More than three quarters  of people in the North West back the Government’s ambition to make smoking history by 2030.

The level of public support is revealed today , as the All Party Parliamentary Group on Smoking and Health  warns the Government that it can only build back better and fairer from the pandemic by making smoking obsolete.

Now, say the cross-party group of MPs and peers, is the time for Government to commit to the actions needed to secure its vision of a Smokefree 2030.

They note that, as the Chief Medical Officer, Professor Chris Whitty, pointed out recently, this is an industry that kills people for profit, and more people are likely to have died last year and this year from smoking than COVID-19.

Smoking kills around 18,600 people a year in the North West with 14.5% of people in the region still lighting up, around 830,000 smokers. Smoking not only kills people prematurely, it also drives them into poverty and reduces healthy life expectancy, with smokers needing help with everyday tasks 7 years earlier than those who’ve never smoked.

But this burden is not equal. Smoking is concentrated among disadvantaged groups locking in poverty and poor health across the generations.

The All Party Group report, published today,urges the Government to use the opportunity provided by Brexit to step up and take its place on the world stage as a global leader in tobacco control.

The report’s recommendations include ther funding of  tobacco control programmes to be secured through a ‘polluter pays’ amendment to the Health and Social Care Bill, forcing manufacturers to pay to deliver the end of smoking.

Targeted investment to provide additional support to help smokers quit in regions and communities where smoking does most damage. This includes those in routine and manual jobs and the unemployed; living in social housing; with a mental health condition; and pregnant smokers and tougher tobacco regulations to protect children and young people from becoming smokers and help smokers quit, such as putting health warnings on cigarettes and raising the age of sale to 21.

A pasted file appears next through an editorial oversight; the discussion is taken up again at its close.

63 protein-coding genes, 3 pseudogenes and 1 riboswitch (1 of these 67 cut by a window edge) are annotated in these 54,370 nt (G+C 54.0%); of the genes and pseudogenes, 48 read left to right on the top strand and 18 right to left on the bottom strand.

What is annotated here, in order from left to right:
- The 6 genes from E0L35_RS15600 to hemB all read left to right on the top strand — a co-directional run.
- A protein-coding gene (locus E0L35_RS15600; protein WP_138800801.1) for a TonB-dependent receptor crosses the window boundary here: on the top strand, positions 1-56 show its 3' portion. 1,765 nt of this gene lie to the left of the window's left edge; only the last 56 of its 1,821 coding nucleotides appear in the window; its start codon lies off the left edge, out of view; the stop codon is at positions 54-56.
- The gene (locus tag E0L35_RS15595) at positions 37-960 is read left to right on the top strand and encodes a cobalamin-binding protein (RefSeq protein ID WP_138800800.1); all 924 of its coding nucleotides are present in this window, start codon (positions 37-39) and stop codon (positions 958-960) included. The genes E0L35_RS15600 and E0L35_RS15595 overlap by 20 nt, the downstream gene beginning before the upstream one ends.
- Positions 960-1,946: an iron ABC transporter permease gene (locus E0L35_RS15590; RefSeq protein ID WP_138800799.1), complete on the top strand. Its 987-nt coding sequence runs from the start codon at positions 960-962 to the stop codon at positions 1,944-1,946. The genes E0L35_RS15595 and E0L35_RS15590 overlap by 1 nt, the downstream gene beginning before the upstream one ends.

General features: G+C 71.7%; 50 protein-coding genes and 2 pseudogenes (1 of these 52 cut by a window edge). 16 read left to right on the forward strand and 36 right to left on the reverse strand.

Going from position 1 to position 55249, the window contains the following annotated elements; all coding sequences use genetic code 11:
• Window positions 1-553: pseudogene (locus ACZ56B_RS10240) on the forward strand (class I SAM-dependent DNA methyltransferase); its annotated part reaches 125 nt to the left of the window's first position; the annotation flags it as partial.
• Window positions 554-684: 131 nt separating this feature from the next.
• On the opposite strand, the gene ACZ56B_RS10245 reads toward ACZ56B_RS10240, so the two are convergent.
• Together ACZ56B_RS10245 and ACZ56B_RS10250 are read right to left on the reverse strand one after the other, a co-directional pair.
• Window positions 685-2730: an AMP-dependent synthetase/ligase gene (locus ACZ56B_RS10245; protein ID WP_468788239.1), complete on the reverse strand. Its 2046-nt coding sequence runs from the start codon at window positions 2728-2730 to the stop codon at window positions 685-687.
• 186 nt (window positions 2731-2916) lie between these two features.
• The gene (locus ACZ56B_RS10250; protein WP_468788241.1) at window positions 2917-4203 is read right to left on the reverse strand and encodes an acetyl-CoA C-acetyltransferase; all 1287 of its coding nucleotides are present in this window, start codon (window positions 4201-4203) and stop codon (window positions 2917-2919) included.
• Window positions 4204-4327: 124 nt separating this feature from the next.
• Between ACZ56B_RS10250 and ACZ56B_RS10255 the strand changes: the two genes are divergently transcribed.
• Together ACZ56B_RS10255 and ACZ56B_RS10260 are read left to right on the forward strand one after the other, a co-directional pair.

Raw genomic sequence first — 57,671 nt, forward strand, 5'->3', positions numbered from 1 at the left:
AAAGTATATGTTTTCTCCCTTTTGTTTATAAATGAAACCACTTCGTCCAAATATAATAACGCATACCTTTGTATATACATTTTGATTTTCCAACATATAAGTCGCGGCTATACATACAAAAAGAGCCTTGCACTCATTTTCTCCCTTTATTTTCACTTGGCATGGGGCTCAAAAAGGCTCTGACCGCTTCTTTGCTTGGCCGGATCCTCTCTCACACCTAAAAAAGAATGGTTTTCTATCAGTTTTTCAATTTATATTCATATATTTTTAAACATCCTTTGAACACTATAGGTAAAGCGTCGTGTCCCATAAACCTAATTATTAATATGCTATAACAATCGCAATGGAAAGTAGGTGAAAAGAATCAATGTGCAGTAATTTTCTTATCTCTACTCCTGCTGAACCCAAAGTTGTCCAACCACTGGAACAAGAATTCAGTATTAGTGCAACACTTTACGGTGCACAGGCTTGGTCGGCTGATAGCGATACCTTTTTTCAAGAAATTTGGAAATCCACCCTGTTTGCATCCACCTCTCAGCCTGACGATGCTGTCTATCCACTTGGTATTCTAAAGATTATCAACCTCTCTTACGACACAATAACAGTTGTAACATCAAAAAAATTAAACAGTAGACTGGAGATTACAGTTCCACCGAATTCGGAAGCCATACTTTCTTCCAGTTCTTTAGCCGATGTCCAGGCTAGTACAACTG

Bob Blackman MP Chairman of the APPG said:

“Our report sets out measures which will put us on track to achieve the Government’s ambition to end smoking by 2030, but they can’t be delivered without funding. Tobacco manufacturers make extreme profits selling highly addictive, lethal products, while government coffers are bare because of COVID-19. The manufacturers have the money, they should be made to pay to end the epidemic.”

Sir Richard Leese, Chair of Greater Manchester Health and Social Care Partnership, which has endorsed the APPG’s report and recommendations, said:

“Our ambition is to make smoking history in Greater Manchester, leading the way for the rest of the country to become smoke free by 2030.

“By highlighting the financial and social issues which affect the health and wellbeing of our residents and communities linked to smoking, we can really begin to address the problems and build on the things we’re doing well.

“This new report demonstrates why our mission to make tobacco obsolete is so important and so challenging. But it also gives renewed hope that we can achieve it.”

Deborah Arnott, Chief Executive of ASH, said:

“We all applauded when the Government announced its ambition for a Smokefree 2030. But that was two years ago, the time has now come to deliver.”

Prof Linda Bauld, Director of the SPECTRUM public health research consortium said:

“The members of our academic consortium, SPECTRUM, are delighted that our research has helped provide the evidence base for the APPG’s recommendations to government for the next Tobacco Control Plan for England. Using research to prevent and address the harm caused by unhealthy commodities like tobacco by identifying and evaluating solutions, is our core mission.”

The report highlights evidence showing widespread public support for government action with low levels of opposition. More than three quarters (76%) of the North West public support the Government’s Smokefree 2030 ambition (6% oppose).

There is widespread support for specific policy interventions too. 78% support making tobacco manufacturers pay a levy to Government for measures to help smokers quit and prevent young people from taking up smoking (6% oppose). While 64% of people in the North West support increasing the age of sale from 18 to 21 (15% oppose)

Nationally these measures are supported by voters for all parties. More than three quarters of those surveyed who voted Conservative (76%), Labour (82%) or Liberal Democrat (87%) in the 2019 election support the idea of a levy on tobacco manufacturers. Strongest support for raising the age of sale to 21 comes from those who voted Conservative in 2019, two thirds (66%) of whom support raising the age of sale to 21 compared with 63% of Labour voters and 64% of Liberal Democrat voters.



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